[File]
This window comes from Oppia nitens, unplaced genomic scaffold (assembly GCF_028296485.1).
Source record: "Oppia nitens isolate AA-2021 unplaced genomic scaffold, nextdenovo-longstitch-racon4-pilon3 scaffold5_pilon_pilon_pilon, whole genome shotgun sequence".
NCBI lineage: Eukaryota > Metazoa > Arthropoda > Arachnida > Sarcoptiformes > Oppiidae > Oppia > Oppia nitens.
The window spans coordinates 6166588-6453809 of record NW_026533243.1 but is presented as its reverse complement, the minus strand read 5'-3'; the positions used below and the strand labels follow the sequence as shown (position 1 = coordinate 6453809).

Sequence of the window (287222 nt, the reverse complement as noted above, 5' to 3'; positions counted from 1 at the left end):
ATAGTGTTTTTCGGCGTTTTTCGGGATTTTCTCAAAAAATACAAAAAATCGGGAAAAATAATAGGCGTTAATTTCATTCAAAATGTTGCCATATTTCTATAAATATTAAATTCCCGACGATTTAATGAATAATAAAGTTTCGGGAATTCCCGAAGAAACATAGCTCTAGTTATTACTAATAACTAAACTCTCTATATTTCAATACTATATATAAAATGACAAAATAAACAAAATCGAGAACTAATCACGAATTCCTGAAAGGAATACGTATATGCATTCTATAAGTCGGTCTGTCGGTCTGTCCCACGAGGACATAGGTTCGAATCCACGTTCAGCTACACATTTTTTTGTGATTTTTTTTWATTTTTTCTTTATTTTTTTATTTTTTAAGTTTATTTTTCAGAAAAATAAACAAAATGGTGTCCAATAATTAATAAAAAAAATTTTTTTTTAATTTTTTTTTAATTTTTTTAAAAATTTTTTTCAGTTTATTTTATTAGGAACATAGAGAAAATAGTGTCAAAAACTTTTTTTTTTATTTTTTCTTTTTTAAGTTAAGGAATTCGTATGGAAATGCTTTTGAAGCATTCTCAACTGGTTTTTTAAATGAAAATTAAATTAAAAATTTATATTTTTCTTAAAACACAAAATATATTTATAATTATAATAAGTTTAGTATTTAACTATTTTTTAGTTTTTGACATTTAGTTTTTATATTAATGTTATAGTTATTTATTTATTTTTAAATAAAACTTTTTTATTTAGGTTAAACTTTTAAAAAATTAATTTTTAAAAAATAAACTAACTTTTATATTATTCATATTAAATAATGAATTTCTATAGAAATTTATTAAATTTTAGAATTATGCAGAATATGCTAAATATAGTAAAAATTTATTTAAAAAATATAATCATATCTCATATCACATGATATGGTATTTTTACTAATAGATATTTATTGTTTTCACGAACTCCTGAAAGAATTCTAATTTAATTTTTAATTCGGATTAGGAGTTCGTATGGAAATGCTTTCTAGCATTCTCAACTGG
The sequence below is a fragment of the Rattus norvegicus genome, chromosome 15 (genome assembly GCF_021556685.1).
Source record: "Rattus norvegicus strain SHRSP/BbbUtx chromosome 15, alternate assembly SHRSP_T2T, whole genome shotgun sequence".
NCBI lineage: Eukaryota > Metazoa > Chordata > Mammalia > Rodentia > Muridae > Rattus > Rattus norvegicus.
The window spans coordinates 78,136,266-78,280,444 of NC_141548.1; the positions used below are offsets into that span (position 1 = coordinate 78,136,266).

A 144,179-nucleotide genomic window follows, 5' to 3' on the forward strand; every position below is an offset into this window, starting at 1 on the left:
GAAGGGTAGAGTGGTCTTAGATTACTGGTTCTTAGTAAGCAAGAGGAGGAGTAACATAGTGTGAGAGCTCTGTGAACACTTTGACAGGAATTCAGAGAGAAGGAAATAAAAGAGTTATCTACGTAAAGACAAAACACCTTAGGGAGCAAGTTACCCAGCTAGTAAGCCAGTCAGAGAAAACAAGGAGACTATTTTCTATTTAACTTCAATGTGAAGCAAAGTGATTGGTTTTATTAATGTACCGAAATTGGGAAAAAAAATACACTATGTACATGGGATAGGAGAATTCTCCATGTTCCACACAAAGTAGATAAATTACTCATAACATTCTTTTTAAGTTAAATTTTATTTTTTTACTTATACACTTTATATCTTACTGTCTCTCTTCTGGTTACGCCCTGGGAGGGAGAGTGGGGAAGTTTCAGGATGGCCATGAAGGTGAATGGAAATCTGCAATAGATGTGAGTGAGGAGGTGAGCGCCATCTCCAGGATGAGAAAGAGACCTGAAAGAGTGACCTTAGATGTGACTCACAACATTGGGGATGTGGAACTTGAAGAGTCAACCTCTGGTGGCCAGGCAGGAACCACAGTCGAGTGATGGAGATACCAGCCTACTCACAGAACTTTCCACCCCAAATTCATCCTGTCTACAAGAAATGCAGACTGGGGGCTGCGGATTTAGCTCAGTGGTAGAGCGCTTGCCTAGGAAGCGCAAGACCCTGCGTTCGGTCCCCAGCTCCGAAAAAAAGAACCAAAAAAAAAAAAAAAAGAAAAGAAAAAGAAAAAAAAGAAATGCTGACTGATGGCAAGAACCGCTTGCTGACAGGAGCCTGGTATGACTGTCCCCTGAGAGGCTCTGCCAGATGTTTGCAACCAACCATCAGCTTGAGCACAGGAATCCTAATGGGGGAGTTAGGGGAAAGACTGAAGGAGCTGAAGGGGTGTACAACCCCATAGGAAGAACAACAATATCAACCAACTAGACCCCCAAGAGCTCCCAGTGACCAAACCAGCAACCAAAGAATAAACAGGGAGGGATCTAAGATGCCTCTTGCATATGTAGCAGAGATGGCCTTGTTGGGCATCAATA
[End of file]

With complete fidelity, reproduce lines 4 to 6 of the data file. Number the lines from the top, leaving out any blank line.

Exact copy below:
The window spans coordinates 6166588-6453809 of record NW_026533243.1 but is presented as its reverse complement, the minus strand read 5'-3'; the positions used below and the strand labels follow the sequence as shown (position 1 = coordinate 6453809).

Sequence of the window (287222 nt, the reverse complement as noted above, 5' to 3'; positions counted from 1 at the left end):
ATAGTGTTTTTCGGCGTTTTTCGGGATTTTCTCAAAAAATACAAAAAATCGGGAAAAATAATAGGCGTTAATTTCATTCAAAATGTTGCCATATTTCTATAAATATTAAATTCCCGACGATTTAATGAATAATAAAGTTTCGGGAATTCCCGAAGAAACATAGCTCTAGTTATTACTAATAACTAAACTCTCTATATTTCAATACTATATATAAAATGACAAAATAAACAAAATCGAGAACTAATCACGAATTCCTGAAAGGAATACGTATATGCATTCTATAAGTCGGTCTGTCGGTCTGTCCCACGAGGACATAGGTTCGAATCCACGTTCAGCTACACATTTTTTTGTGATTTTTTTTWATTTTTTCTTTATTTTTTTATTTTTTAAGTTTATTTTTCAGAAAAATAAACAAAATGGTGTCCAATAATTAATAAAAAAAATTTTTTTTTAATTTTTTTTTAATTTTTTTAAAAATTTTTTTCAGTTTATTTTATTAGGAACATAGAGAAAATAGTGTCAAAAACTTTTTTTTTTATTTTTTCTTTTTTAAGTTAAGGAATTCGTATGGAAATGCTTTTGAAGCATTCTCAACTGGTTTTTTAAATGAAAATTAAATTAAAAATTTATATTTTTCTTAAAACACAAAATATATTTATAATTATAATAAGTTTAGTATTTAACTATTTTTTAGTTTTTGACATTTAGTTTTTATATTAATGTTATAGTTATTTATTTATTTTTAAATAAAACTTTTTTATTTAGGTTAAACTTTTAAAAAATTAATTTTTAAAAAATAAACTAACTTTTATATTATTCATATTAAATAATGAATTTCTATAGAAATTTATTAAATTTTAGAATTATGCAGAATATGCTAAATATAGTAAAAATTTATTTAAAAAATATAATCATATCTCATATCACATGATATGGTATTTTTACTAATAGATATTTATTGTTTTCACGAACTCCTGAAAGAATTCTAATTTAATTTTTAATTCGGATTAGGAGTTCGTATGGAAATGCTTTCTAGCATTCTCAACTGG